Language Selection

English French German Italian Portuguese Spanish

Opera 11.11 Final Released

Filed under
Software

Opera 11.11 (build 2109) has been released today. This is a security and stability update, for full details see the change log below.

Autoupdate might not check for updates frequently enough, so if you don't get the new build, please check for updates manually via "Help > Check for updates".

Opera 11.11 for UNIX changelog

Release notes

Release date: May 18, 2011

Opera 11.11 is a recommended upgrade offering security and stability enhancements.

Changes since Opera 11.10

User interface

Fixed
  • Crash when opening a folder selector in a widget and then closing the widget
  • Opera installer crashing as soon as the installation wizard starts

Display and scripting

Fixed
  • Crash when opening www.falk.de
  • Crash when reloading page after opening a popup of easy-sticky-note extension
  • Google calendar previewing of month view
  • Mouse wheel not scrolling an outer page when over iframe
  • Made numerous fixes and stability improvements
  • Opera freezing on Wikipedia with column-count producing infinite repaints

Official Change Log

Download Opera 11.11

Source




More in Tux Machines

LG Watch Sport review: Not the watch Android Wear needs right now

The LG Watch Sport just looks and feels like a “gadget” and not a “watch.” It harkens back to the days of those old Microsoft Spot watches (remember those?). Instead of reaching as broad a market as possible with the first full-featured Android Wear 2.0 watch, LG and Google have given us something with almost impossibly narrow appeal. This watch is almost exclusively for large-wristed athletic types whose fashion sense leans toward calculator watches. I found myself wanting to put it on just before I left for the gym, and itching to take it off the moment I got home. Android Wear 2.0 deserves a better showcase watch than this. With any luck, another manufacturer will step in with a more universally acceptable design that at least supports Android Pay and has a heart-rate monitor. Read more

Red Hat and Fedora

Red Hat: Fedora:
  • F25-20170221 Updated ISOs available!!
    It is with great pleasure to announce that the Community run respin team has yet another Updated ISO round. This round carries the 4.9.10-200 kernel along with over 780 MB of updates (avg, some Desktop Environments more, some less) since the Gold release.
  • F25-20170221 Updated Lives Released
    I am happy to announce new F25-20170221 Updated Lives.
  • Our Bootloader Problem
    GRUB, it is time we broke up. It’s not you, it’s me. Okay, it’s you. The last 15+ years have some great (read: painful) memories. But it is time to call it quits. Red Hat Linux (not RHEL) deprecated LILO for version 9 (PDF; hat tip: Spot). This means that Fedora has used GRUB as its bootloader since the very first release: Fedora Core 1. GRUB was designed for a world where bootloaders had to locate a Linux kernel on a filesystem. This meant it needed support for all the filesystems anyone might conceivably use. It was also built for a world where dual-booting meant having a bootloader implemented menu to choose between operating systems.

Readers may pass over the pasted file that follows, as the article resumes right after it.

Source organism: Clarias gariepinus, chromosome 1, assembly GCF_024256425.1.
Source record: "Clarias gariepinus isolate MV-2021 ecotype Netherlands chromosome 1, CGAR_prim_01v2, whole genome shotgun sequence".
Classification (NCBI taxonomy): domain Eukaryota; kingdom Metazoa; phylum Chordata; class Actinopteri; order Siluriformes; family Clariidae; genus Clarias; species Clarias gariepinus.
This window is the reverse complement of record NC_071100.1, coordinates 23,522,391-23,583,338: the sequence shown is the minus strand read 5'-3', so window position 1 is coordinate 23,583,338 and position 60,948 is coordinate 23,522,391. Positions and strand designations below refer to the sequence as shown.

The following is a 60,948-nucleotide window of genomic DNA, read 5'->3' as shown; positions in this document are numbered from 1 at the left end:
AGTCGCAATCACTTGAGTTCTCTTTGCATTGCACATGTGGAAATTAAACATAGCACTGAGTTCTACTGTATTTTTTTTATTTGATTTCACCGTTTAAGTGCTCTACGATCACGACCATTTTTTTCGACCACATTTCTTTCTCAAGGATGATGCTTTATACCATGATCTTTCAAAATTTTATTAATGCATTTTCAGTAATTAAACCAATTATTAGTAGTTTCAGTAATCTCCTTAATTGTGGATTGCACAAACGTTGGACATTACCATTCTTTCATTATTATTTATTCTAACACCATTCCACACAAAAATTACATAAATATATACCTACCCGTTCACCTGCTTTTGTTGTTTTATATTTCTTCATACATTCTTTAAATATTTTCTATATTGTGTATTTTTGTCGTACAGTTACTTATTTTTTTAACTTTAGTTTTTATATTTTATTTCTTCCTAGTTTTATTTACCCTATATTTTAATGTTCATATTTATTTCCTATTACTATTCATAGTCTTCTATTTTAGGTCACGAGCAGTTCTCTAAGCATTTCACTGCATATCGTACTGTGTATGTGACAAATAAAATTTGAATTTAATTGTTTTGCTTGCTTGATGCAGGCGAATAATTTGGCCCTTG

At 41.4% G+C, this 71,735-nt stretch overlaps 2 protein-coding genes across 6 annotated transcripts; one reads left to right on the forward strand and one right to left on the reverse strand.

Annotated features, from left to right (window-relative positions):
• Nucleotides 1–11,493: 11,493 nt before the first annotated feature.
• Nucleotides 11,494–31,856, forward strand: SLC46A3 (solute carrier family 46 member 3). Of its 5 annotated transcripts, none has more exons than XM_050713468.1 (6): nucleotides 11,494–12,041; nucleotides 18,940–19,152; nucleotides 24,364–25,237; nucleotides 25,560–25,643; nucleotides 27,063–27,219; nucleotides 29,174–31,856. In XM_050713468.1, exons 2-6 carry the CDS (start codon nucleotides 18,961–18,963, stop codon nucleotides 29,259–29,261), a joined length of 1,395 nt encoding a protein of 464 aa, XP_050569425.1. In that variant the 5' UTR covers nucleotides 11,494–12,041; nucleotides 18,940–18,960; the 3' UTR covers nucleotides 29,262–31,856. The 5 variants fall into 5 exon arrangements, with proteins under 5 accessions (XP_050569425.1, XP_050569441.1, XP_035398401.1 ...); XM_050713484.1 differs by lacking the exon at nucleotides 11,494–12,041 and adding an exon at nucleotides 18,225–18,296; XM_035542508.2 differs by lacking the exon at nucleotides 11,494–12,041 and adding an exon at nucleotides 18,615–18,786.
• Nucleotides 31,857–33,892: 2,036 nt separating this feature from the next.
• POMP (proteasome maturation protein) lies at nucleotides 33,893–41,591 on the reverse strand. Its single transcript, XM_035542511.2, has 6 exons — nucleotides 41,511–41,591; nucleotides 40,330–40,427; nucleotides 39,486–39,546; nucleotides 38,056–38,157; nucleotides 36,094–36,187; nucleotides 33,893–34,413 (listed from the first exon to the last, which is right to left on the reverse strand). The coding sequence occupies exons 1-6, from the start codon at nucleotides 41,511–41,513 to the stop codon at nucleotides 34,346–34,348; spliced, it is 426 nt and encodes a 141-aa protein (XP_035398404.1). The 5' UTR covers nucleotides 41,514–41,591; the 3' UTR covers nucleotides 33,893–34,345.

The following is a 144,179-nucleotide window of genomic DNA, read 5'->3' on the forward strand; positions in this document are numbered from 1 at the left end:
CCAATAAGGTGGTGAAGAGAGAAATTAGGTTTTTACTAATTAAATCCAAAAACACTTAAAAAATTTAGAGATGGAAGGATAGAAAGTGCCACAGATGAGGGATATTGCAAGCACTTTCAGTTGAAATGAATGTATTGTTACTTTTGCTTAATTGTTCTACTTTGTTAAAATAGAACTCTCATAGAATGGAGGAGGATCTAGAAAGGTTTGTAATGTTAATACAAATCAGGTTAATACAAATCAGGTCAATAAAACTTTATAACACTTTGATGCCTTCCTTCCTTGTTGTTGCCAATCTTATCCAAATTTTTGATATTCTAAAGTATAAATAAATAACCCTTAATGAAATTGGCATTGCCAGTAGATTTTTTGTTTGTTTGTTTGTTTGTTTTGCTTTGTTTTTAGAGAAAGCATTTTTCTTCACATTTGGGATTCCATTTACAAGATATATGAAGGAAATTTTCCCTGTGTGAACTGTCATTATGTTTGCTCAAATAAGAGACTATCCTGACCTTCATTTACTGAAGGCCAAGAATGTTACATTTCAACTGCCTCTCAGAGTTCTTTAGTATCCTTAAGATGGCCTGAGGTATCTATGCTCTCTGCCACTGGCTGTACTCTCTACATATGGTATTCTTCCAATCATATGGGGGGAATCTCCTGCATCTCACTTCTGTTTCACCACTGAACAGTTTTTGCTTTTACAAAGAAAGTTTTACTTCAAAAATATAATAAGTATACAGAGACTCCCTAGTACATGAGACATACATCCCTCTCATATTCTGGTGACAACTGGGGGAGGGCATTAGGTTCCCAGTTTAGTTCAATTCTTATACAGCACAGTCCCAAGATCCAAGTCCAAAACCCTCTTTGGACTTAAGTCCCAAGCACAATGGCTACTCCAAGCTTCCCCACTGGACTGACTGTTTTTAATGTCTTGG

Android Leftovers

Google's Upspin Debuts

  • Another option for file sharing
    Existing mechanisms for file sharing are so fragmented that people waste time on multi-step copying and repackaging. With the new project Upspin, we aim to improve the situation by providing a global name space to name all your files. Given an Upspin name, a file can be shared securely, copied efficiently without "download" and "upload", and accessed by anyone with permission from anywhere with a network connection.
  • Google Developing "Upspin" Framework For Naming/Sharing Files
    Google today announced an experimental project called Upspin that's aiming for next-generation file-sharing in a secure manner.
  • Google releases open source file sharing project 'Upspin' on GitHub
    Believe it or not, in 2017, file-sharing between individuals is not a particularly easy affair. Quite frankly, I had a better experience more than a decade ago sending things to friends and family using AOL Instant Messenger. Nowadays, everything is so fragmented, that it can be hard to share. Today, Google unveils yet another way to share files. Called "Upspin," the open source project aims to make sharing easier for home users. With that said, the project does not seem particularly easy to set up or maintain. For example, it uses Unix-like directories and email addresses for permissions. While it may make sense to Google engineers, I am dubious that it will ever be widely used.
  • Google devs try to create new global namespace
    Wouldn't it be nice if there was a universal and consistent way to give names to files stored on the Internet, so they were easy to find? A universal resource locator, if you like? The problem is that URLs have been clunkified, so Upspin, an experimental project from some Google engineers, offers an easier model: identifying files to users and paths, and letting the creator set access privileges.